Following the collapse of Reconstruction in 1877, African Americans organized a movement–distinct from the white Populist movement–in the South and parts of the Midwest for economic and political reform: Black Populism. Between 1886 and 1898, tens of thousands of black farmers, sharecroppers, and agrarian workers created their own organizations and tactics primarily under black leadership.
Dr. Omar H. Ali has written a new book, In the Lion’s Mouth: Black Populism in the New South, 1886-1900 (Jackson: University Press of Mississippi, 2010) which chronicles the largest independent black movement prior to the modern civil rights movement. Dr. Ali traces its origins, growth, and demise. It’s particularly relevant to what independents are struggling with today in the building of a black and independent alliance.
In the Lion’s Mouth breaks new ground … Omar Ali paints a compelling portrait of an independent movement. But understand that by independent, he does not mean separatist. It is an important distinction, for if we follow Ali’s arguments and the evidence he marshals seriously, we can only conclude that the white Populist movement, more than any, exhibited separatist tendencies. Ali flips the script, if you will, and compels us to rethink the entire history of late 19th century Southern politics.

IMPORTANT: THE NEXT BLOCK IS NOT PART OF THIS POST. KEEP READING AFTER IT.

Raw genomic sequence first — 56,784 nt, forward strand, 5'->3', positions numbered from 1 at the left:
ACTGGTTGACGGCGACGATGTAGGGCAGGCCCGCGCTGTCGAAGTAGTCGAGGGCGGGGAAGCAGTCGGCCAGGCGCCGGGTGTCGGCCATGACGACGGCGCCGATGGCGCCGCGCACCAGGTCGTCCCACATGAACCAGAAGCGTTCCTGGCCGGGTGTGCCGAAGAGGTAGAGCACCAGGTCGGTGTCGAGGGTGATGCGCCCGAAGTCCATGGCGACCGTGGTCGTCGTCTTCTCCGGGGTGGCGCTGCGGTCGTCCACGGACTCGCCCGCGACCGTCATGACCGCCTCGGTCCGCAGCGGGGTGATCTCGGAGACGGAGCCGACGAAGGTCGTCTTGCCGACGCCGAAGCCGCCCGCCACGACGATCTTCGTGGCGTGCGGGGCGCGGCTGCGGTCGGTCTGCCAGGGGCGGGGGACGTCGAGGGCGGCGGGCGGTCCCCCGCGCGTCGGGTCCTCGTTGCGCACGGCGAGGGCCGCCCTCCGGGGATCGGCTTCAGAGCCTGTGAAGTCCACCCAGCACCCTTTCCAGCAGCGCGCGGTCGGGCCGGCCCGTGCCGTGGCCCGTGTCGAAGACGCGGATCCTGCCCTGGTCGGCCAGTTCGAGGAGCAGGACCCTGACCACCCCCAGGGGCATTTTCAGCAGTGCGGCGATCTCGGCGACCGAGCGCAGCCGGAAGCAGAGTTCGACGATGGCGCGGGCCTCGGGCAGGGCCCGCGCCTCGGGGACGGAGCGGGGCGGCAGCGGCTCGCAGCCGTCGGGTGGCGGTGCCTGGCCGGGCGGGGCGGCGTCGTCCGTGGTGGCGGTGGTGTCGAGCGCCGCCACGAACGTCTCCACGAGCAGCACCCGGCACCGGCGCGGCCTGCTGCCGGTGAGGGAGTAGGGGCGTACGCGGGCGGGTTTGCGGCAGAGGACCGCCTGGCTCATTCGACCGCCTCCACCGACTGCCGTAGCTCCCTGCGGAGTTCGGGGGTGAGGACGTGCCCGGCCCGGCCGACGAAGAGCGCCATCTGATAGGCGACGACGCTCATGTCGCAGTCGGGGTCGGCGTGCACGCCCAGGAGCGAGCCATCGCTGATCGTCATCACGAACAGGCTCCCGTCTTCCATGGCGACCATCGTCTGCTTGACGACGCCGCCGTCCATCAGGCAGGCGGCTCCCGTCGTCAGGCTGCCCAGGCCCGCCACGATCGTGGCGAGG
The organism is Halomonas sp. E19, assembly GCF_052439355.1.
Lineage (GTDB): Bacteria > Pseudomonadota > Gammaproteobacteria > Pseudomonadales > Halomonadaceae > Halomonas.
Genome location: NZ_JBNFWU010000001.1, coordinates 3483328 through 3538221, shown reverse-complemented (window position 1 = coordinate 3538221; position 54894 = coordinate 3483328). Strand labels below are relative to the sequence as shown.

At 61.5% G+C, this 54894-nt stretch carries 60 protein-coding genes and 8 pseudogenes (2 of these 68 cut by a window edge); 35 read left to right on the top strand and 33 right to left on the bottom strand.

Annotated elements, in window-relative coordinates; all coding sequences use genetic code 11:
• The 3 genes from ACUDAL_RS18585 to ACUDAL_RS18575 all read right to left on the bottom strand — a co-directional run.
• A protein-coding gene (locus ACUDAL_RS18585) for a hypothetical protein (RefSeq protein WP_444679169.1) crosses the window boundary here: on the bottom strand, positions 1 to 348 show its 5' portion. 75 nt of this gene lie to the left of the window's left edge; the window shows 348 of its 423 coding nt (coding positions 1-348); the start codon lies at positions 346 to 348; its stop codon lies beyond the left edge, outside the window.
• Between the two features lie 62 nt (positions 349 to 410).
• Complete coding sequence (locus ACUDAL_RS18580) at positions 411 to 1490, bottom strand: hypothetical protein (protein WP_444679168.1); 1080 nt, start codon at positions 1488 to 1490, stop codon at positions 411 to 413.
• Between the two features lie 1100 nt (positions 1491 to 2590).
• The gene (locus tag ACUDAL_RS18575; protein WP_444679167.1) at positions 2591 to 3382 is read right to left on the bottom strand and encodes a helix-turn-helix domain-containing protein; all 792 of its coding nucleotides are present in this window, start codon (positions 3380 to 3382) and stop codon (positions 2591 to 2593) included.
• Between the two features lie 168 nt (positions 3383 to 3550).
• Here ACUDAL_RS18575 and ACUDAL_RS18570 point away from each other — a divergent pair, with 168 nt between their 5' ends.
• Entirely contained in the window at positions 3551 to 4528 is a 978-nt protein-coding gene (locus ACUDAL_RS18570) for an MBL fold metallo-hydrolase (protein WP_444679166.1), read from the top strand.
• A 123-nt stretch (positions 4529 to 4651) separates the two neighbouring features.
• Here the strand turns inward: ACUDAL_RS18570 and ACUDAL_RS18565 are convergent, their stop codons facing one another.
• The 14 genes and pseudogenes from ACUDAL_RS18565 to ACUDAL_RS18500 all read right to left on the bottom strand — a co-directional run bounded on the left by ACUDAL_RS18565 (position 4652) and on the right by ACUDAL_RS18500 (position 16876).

—Robin D.G. Kelley, author of Hammer and Hoe: Alabama Communists During the Great Depression
In this insightful survey of a generation of African American political activism, Omar Ali lays to rest the common misconception that black politics in the South ended with the death of Reconstruction. He shows how, during the 1880s and 1890s, two Populist movements, black and white, mainly separate and unequal, challenged the political status quo. Any one interested in the innovative and often bold political action undertaken by black southerners in these trying times will benefit from reading In the Lion’s Mouth.
—Charles Postel, author of The Populist Vision
Watch for Dr. Ali’s new column on The Hankster, historical notes on independents throughout American history … from the Abolitionists, the Populists, to today’s movement of non-aligned voters.